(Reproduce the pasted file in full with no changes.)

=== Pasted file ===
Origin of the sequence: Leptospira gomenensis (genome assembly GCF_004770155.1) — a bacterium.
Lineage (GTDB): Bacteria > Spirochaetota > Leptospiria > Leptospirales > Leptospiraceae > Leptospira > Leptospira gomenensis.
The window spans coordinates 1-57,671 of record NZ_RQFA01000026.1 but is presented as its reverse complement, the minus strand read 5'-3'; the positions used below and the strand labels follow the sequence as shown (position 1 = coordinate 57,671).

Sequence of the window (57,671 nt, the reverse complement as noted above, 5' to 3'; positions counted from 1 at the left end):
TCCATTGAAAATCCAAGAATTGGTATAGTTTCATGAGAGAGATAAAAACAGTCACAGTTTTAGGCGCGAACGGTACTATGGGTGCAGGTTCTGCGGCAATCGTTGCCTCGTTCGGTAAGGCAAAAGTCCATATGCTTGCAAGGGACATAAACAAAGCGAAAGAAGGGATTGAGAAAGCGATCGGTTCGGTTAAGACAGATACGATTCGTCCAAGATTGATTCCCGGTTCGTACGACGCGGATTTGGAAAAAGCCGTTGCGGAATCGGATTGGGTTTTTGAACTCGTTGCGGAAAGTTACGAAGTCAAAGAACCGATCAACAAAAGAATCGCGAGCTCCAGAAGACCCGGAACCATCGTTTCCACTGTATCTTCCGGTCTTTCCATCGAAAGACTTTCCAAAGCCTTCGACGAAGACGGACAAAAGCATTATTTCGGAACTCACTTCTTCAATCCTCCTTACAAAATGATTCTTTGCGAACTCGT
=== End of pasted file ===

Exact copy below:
Origin of the sequence: Leptospira gomenensis (genome assembly GCF_004770155.1) — a bacterium.
Lineage (GTDB): Bacteria > Spirochaetota > Leptospiria > Leptospirales > Leptospiraceae > Leptospira > Leptospira gomenensis.
The window spans coordinates 1-57,671 of record NZ_RQFA01000026.1 but is presented as its reverse complement, the minus strand read 5'-3'; the positions used below and the strand labels follow the sequence as shown (position 1 = coordinate 57,671).

Sequence of the window (57,671 nt, the reverse complement as noted above, 5' to 3'; positions counted from 1 at the left end):
TCCATTGAAAATCCAAGAATTGGTATAGTTTCATGAGAGAGATAAAAACAGTCACAGTTTTAGGCGCGAACGGTACTATGGGTGCAGGTTCTGCGGCAATCGTTGCCTCGTTCGGTAAGGCAAAAGTCCATATGCTTGCAAGGGACATAAACAAAGCGAAAGAAGGGATTGAGAAAGCGATCGGTTCGGTTAAGACAGATACGATTCGTCCAAGATTGATTCCCGGTTCGTACGACGCGGATTTGGAAAAAGCCGTTGCGGAATCGGATTGGGTTTTTGAACTCGTTGCGGAAAGTTACGAAGTCAAAGAACCGATCAACAAAAGAATCGCGAGCTCCAGAAGACCCGGAACCATCGTTTCCACTGTATCTTCCGGTCTTTCCATCGAAAGACTTTCCAAAGCCTTCGACGAAGACGGACAAAAGCATTATTTCGGAACTCACTTCTTCAATCCTCCTTACAAAATGATTCTTTGCGAACTCGT